- Difficult to access: It is hard to get to the top level of a saltbox. Getting to the upper level is even more challenging because saltboxes are tilted. This means you may have to add stairs to the lower level’s walls, and most builders don’t like that. It also costs a lot of money.
- Difficult to add extensions: Because the top level is the same width as the house, you can only add it on one side. This can be a problem if you want to make changes to your home.
Characteristics of a Saltbox House
- Chimney: One of the most noticeable things about a saltbox house is its chimneys. Saltbox homes usually have a prominent chimney in the middle. However, some have two smaller chimneys on either end as well. A rectangular transom window above the door lets in extra air and light. You will only find such windows on saltbox-style homes.
- Frames made of wood: It was common for saltbox houses to have frames made of timber. Metal nails, bolts, and other fasteners were too expensive for building at the time, and hence, people didn’t use them on the wooden frames. Instead, they used traditional wood joinery.
- Open floor plan: Saltbox homes don’t usually have walls that separate the rooms. Builders usually build them into a modern open floor plan to make the room feel bigger and more open.
How to Build a Saltbox Roof
The saltbox roof is unlike many other roof styles, which have more complicated features, like dormer windows and sections that slope in different directions. It is one of the most basic and easy types to build.
This type of roof only needs simple internal framing for you to build it, and you can put it on a building pretty quickly. After all, early people who were trying to stay alive in a strange new land, sometimes in terrible weather built these roofs on top of their homes. Almost any experienced roofer or builder can install a saltbox roof.
This roof is only as good as its drains. Getting gutters that are the right size and style for your saltbox roof is very important. Snow and water quickly slide off the roof, so you need gutters that can catch the water and send it away from your house. It is essential to have good drainage. For this reason, you should hire a professional gutter installer to help you get the proper drainage plan for your saltbox roof. If you don’t, you might have water drainage problems that require major home repairs.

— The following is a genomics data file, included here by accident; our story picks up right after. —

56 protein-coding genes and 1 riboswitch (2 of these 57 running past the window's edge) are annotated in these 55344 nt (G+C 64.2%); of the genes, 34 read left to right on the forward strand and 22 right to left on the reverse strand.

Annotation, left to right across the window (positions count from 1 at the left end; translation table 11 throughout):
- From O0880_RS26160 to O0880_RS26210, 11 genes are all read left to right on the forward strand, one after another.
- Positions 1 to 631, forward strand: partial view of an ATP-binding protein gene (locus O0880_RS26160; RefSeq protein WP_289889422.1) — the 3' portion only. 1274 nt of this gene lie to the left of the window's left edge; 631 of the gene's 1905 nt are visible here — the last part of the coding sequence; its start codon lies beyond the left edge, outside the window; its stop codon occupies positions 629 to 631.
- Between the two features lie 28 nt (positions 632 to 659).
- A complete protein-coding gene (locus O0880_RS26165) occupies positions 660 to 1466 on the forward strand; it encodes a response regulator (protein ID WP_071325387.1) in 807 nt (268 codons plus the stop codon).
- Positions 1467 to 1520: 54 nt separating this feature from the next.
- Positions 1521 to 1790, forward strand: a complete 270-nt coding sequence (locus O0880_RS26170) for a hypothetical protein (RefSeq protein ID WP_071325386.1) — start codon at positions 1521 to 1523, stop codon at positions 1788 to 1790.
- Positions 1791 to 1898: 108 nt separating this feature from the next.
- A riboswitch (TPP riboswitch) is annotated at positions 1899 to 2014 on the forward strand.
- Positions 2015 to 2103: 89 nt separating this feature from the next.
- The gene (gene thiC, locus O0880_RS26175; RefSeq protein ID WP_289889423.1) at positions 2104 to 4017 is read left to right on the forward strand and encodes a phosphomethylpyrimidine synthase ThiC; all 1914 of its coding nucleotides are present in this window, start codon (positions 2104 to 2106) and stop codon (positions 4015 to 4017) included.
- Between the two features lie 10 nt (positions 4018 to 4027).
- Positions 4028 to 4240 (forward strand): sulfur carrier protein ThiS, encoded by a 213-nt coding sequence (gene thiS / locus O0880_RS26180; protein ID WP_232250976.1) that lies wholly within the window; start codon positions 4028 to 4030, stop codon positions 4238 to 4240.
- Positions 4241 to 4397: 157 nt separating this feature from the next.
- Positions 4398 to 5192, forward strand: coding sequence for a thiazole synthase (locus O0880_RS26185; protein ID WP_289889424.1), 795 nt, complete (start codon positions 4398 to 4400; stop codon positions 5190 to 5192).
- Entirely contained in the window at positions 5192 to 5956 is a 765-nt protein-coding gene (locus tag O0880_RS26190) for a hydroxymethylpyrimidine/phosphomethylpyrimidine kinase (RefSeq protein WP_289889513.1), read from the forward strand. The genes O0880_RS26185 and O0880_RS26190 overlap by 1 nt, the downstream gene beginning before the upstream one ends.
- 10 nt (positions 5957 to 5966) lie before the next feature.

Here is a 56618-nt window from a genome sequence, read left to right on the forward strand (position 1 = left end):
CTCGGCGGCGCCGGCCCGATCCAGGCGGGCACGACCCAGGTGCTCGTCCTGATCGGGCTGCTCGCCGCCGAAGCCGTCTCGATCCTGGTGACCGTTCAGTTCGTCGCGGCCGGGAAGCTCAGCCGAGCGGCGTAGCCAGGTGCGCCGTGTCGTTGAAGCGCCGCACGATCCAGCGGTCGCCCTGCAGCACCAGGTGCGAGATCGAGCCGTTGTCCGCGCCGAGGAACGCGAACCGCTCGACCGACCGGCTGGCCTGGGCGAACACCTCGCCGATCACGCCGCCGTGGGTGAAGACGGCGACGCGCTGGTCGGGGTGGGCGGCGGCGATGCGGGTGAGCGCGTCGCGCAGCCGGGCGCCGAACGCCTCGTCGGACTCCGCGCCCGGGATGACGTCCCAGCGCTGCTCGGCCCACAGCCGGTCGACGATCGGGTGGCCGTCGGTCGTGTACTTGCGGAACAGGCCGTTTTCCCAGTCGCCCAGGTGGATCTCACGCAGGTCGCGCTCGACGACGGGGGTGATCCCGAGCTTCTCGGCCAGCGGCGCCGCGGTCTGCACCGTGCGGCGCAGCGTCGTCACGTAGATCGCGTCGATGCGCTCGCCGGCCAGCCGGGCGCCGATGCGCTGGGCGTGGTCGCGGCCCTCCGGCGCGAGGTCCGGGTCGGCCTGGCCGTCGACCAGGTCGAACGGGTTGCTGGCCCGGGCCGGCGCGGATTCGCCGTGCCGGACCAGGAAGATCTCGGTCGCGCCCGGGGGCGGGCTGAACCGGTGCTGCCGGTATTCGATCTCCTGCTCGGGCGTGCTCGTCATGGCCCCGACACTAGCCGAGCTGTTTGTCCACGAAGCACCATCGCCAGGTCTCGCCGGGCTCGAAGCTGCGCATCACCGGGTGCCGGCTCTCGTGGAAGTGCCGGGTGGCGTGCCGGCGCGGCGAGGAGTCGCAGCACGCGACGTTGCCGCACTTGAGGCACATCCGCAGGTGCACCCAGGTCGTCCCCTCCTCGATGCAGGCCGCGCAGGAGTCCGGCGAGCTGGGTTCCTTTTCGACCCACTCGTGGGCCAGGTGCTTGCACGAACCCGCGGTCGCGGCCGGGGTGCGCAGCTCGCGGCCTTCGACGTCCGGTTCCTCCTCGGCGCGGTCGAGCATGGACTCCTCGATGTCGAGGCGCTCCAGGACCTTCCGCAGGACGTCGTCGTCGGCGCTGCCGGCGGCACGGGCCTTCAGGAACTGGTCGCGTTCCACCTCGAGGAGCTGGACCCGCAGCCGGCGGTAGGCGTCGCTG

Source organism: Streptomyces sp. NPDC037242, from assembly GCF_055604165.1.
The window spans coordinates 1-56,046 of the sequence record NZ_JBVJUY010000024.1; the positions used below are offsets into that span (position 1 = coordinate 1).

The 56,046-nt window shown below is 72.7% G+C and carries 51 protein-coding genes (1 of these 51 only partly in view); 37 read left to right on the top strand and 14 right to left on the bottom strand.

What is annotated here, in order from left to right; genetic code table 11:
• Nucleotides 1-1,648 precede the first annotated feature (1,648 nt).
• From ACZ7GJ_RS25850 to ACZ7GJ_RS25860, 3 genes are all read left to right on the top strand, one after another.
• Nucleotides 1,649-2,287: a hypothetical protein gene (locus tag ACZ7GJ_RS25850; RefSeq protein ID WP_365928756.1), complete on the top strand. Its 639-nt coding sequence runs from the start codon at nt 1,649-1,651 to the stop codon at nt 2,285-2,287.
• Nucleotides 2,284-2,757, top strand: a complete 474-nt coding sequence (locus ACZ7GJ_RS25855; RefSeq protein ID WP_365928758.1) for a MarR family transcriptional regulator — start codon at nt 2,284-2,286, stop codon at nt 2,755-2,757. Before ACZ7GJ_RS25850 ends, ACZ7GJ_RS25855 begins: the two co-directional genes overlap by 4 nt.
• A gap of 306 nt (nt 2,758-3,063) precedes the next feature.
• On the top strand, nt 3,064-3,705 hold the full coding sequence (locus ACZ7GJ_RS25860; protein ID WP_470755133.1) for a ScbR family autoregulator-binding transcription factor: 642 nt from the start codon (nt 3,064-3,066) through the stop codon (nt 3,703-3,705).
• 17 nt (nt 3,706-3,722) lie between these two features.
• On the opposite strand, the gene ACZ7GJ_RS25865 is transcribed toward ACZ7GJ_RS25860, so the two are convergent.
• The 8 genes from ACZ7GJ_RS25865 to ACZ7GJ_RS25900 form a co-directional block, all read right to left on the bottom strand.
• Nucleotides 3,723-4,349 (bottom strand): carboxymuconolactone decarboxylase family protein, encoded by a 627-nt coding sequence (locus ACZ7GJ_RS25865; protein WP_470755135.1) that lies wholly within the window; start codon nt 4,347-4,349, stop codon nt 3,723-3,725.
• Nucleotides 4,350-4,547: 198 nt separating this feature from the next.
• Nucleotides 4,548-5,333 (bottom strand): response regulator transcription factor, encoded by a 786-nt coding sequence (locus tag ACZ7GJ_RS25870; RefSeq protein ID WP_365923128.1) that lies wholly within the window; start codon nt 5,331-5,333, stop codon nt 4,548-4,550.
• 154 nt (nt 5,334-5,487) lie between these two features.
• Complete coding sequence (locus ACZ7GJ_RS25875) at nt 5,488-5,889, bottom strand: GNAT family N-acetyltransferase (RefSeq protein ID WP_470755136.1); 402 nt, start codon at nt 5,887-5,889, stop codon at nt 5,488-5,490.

Covering this roof with anything will do, but asphalt tiles and wood shakes are the most common options. Simple rafters hold up the roof and won’t take up any room inside. The sloped sides of the roof, not the roof supports, are what take up room inside.
Saltbox roof is a simple gable-style roof that has several benefits, including, but not limited to, ease of construction, provision of additional living space, and wind resistance. Despite the numerous advantages, some of which we have highlighted, the saltbox roof is not without its disadvantages. It has poor insulation and is challenging to install.
With knowledge of the advantages and disadvantages of this roof type, deciding whether or not you want it should be easier than before you came across this article. So good luck with making that decision.
Frequently Asked Questions
What is a saltbox shed?
A shed with a saltbox roof is called a saltbox shed. The roof is pointed and short on one side, usually the front. The other side is long and has a lower slope. It is great for places with a lot of wind, rain, or snow.
What are the key features of a saltbox house?
Saltboxes have one story in the back and two stories in the front. The roof is pitched, and the sides are not all the same length and height. The front is short and high, and the back is long and low. The front of the house is flat, but the back roof has a steep slope. They usually have simple but sturdy chimneys.
What kind of houses have saltbox roof?
Saltbox roofs are often associated with colonial-style homes. Builders in the United States began employing them as early as the 17th century. Aside from colonial mansions, you can see saltbox roofs on ancient farmhouses and cottages.
Because these roofs are great for high-rainfall areas, you may also see them on sheds, barns, and garages.